His Majesty's Theatre,
Based on F. Scott Fitzgerald’s 1925 novel of the same name, The Great Gatsby is choreographed by Northern Ballet’s artistic director David Nixon and was first performed in Leeds in 2013. It captures the heady excesses and moral atrophy of a bygone time in America amidst the affluence, glitz and glamour of the 1920s, the consequences of which seem perilously relevant today. An ideal fit for West Australian Ballet, this entertaining, two-act production showcases the diversity, versatility and vitality of the company’s dancers and is a winner.
Music by Richard Rodney Bennett, brilliantly orchestrated by John Longstaff, perfectly serves the ballet’s narrative and free-wheeling ambience with piano music (pianists Graeme Gilling and Adrian Soares), excerpts from Bennett’s film scores, a lively Charleston, tantalising tango, jaunty jazz, and live singing by Myrtle (Melissa Boniface) channelling her inner Judy Garland to recorded Irving Berlin song “When the Midnight Choo Choo Leaves for Alabama.” Crowded New York street scenes are saucily set to Bennett’s Billion Dollar Brain, and musicians from the West Australian Symphony Orchestra led by maestro Myron Romanul, were definitely into the Roaring Twenties’ groove on opening night.
Jerôme Kaplan’s contemporary set designs with sleek, modish, movable screens enable seamless multiple scene changes creating sensational rooms, views, interiors and exteriors and a long jetty, scenic bay and vast ocean. The lush green of Jay Gatsby’s light-decked garden and his rooms with large reflective mirrored-windows, and Daisy and Tom Buchanan’s home with billowing white curtains, silver trays and crystal champagne glasses are in stark contrast to Myrtle and George Wilson’s grimy downtown garage and Nick Carraway’s less opulent cottage. Tim Mitchell’s inspired lighting enhances and colours the settings and moods.
David Nixon’s shiny, chic costume designs fill the stage with an exotic, multi-hued 1920s visual feast of sensuous flowing fabrics, feathers, sequins, black and white clad maids and waiters, black-clad gangsters, and white tie, black tie and tails galore.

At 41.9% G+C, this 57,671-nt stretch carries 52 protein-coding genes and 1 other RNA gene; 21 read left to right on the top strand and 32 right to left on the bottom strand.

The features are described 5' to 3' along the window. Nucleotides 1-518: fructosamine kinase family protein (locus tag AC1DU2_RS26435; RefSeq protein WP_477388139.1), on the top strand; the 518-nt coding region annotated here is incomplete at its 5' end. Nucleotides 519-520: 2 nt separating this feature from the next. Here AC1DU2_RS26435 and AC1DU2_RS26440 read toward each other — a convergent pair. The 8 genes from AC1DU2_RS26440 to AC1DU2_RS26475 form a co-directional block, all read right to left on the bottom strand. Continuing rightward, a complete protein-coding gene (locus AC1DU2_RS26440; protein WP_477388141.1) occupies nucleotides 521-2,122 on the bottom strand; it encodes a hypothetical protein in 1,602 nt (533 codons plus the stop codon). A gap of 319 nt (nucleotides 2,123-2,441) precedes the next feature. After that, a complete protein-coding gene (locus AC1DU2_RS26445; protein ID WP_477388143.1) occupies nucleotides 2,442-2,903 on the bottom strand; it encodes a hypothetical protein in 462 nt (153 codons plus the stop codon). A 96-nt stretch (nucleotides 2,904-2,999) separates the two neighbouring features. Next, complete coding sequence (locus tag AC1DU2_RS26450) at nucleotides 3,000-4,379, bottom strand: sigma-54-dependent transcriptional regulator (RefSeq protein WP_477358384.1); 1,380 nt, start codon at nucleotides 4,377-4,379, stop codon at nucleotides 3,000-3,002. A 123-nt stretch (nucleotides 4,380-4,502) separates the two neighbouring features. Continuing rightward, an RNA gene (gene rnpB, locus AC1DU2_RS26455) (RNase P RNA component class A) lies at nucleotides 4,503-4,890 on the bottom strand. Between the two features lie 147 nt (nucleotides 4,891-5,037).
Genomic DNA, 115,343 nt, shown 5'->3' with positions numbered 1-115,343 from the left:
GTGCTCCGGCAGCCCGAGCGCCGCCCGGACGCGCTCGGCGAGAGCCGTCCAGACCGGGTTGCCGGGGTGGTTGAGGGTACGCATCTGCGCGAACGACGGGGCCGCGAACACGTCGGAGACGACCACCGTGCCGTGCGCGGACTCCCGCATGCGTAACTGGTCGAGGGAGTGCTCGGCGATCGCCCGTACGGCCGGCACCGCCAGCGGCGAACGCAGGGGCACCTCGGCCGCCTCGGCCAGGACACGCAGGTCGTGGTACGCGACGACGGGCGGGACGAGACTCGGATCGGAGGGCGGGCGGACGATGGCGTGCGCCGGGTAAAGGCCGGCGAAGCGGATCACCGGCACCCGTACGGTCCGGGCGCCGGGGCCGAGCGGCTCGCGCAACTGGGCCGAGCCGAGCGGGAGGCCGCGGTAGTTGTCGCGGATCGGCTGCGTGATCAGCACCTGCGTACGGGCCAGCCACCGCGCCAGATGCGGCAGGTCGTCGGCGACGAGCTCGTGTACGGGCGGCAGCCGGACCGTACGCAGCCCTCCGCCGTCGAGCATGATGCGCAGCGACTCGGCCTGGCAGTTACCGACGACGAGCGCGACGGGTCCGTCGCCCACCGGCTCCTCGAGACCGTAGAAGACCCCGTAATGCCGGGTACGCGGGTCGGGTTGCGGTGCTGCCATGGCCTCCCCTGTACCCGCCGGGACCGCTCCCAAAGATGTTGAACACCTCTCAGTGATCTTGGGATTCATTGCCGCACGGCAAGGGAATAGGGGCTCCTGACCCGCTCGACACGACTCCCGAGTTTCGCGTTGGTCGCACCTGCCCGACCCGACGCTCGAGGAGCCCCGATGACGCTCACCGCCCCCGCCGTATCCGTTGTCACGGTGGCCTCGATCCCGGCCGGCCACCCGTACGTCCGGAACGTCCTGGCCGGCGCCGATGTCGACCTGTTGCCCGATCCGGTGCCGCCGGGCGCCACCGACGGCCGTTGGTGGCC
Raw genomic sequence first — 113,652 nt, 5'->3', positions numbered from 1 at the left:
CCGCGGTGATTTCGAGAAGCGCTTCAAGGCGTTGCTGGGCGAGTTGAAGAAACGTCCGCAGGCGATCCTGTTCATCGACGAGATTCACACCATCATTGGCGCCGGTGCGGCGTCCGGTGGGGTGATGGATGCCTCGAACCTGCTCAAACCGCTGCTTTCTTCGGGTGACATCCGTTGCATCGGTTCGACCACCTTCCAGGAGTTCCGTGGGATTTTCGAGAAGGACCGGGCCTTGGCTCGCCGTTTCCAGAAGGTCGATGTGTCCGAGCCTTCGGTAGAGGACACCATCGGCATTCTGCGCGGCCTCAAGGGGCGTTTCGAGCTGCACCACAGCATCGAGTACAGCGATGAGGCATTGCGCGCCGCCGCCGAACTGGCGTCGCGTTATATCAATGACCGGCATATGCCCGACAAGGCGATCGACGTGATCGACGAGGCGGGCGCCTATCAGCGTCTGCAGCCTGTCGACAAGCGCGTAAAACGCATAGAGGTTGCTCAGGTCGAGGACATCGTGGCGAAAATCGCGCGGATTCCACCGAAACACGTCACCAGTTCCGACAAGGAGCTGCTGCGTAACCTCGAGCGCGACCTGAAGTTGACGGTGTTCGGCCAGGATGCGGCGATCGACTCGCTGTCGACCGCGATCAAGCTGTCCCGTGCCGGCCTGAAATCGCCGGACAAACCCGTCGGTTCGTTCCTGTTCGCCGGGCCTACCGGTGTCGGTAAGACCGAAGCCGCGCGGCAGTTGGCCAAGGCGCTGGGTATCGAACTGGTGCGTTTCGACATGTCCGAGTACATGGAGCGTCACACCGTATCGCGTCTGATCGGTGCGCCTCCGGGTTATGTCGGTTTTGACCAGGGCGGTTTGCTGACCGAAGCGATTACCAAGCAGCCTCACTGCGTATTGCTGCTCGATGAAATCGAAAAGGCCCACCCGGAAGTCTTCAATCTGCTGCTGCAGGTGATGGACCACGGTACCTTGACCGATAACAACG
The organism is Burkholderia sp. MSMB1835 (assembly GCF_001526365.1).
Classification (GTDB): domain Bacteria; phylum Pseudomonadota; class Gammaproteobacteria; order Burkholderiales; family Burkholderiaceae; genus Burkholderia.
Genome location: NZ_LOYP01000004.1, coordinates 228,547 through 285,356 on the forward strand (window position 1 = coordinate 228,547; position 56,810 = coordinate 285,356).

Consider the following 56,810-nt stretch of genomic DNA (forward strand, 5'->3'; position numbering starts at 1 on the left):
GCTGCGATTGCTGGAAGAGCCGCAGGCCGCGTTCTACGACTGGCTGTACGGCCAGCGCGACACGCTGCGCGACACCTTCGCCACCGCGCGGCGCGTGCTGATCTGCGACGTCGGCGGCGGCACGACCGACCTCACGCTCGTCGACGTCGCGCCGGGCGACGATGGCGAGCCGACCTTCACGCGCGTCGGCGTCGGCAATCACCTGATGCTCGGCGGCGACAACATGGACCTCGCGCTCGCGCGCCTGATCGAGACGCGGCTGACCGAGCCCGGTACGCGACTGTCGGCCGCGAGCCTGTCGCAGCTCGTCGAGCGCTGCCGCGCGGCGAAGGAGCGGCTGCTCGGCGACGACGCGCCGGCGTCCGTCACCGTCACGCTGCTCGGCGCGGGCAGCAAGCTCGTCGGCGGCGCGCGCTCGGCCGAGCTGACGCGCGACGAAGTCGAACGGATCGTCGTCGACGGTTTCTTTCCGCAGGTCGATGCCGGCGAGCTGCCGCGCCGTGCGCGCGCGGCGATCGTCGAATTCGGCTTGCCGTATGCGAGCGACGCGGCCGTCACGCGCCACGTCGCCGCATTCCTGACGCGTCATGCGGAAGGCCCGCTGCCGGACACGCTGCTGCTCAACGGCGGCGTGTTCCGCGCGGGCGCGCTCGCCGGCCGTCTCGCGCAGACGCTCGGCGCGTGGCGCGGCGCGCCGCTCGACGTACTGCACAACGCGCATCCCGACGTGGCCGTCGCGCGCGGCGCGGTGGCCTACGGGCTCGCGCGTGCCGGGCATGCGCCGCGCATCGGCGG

Gatsby’s dreams and memories are cleverly staged by Nixon with the addition of two extra ‘characters’ who weave in and out of the story throughout; a young Daisy in a blue dress and hat clearly belonging to an earlier time, and a young Gatsby in World War One military uniform. Flashbacks reveal them meeting and falling in love and they reappear unchanged as Gatsby remembers his past.
Distinctive choreography reflects the edginess of the time and is demanding, with elongated arabesques, rapid-fire chaînés and recurring flying jumps. Dazzling, stylish, slickly performed ensemble pieces are juxtaposed to swooning romantic pas de deux (with willowy reflections in the mirrors). And angry physical confrontations within several pas de trois and pas de quatre sequences effectively establish the heightened emotional tension and relationship duplicity amongst the characters. A final farewell pas de deux between Gatsby and Daisy becomes a poignant pas de trois in Gatsby’s mind, as young Daisy weaves in and around them. Some slower sections seemed a trifle long, and initially identifying characters was a challenge, however a helpful, comprehensive synopsis is available to read.
Gakuro Matsui as Gatsby danced and partnered immaculately and his interpretation revealed a courteous, enigmatic man unable to suppress his love for Daisy; Chihiro Nomura as Daisy was technically impressive and appealing in her portrayal of a weak-willed yet captivating young woman; Matthew Lehmann gave a masterly performance as Tom, a wealthy, bored playboy with a vicious side; Melissa Boniface, in a standout performance, found light and tragic shade as beguiled, giddy Myrtle; Liam Green displayed athleticism and heartbreak as George Wilson; and Brooke Widdison-Jacobs was a sparkling, glamorous Jordan Baker. Also exceptional were Carina Roberts (Young Daisy), Matthew Edwardson (Young Gatsby), and Oliver Edwardson (Nick Carraway).
On opening night the rapt audience rewarded the company with a very well-deserved, rousing ovation.
'The Great Gatsby' plays His Majesty's Theatre until 30 September.
Pictured top: Gakuro Matsui, Chihiro Nomura and Oliver Edwardson in 'The Great Gatsby'. Photo: Sergey Pevnev.